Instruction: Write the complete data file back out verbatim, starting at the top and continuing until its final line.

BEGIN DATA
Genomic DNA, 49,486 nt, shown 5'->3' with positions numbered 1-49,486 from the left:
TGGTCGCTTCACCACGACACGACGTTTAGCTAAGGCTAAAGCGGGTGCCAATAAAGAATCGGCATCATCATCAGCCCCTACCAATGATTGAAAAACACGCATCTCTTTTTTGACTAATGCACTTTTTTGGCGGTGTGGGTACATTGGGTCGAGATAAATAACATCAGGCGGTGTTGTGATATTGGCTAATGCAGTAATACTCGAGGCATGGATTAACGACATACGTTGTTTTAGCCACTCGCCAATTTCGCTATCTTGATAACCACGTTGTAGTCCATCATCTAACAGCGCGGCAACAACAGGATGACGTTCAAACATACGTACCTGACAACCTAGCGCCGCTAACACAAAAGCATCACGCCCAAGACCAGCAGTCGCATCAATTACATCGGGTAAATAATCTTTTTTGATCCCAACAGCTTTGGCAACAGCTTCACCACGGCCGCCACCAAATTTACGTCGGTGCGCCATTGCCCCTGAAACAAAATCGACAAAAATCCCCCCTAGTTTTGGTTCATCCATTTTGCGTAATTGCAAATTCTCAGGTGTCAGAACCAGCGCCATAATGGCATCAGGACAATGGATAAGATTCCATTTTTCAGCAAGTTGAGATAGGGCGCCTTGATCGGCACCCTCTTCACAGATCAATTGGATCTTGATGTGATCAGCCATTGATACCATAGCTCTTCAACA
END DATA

Genomic DNA, 49,486 nt, shown 5'->3' with positions numbered 1-49,486 from the left:
TGGTCGCTTCACCACGACACGACGTTTAGCTAAGGCTAAAGCGGGTGCCAATAAAGAATCGGCATCATCATCAGCCCCTACCAATGATTGAAAAACACGCATCTCTTTTTTGACTAATGCACTTTTTTGGCGGTGTGGGTACATTGGGTCGAGATAAATAACATCAGGCGGTGTTGTGATATTGGCTAATGCAGTAATACTCGAGGCATGGATTAACGACATACGTTGTTTTAGCCACTCGCCAATTTCGCTATCTTGATAACCACGTTGTAGTCCATCATCTAACAGCGCGGCAACAACAGGATGACGTTCAAACATACGTACCTGACAACCTAGCGCCGCTAACACAAAAGCATCACGCCCAAGACCAGCAGTCGCATCAATTACATCGGGTAAATAATCTTTTTTGATCCCAACAGCTTTGGCAACAGCTTCACCACGGCCGCCACCAAATTTACGTCGGTGCGCCATTGCCCCTGAAACAAAATCGACAAAAATCCCCCCTAGTTTTGGTTCATCCATTTTGCGTAATTGCAAATTCTCAGGTGTCAGAACCAGCGCCATAATGGCATCAGGACAATGGATAAGATTCCATTTTTCAGCAAGTTGAGATAGGGCGCCTTGATCGGCACCCTCTTCACAGATCAATTGGATCTTGATGTGATCAGCCATTGATACCATAGCTCTTCAACA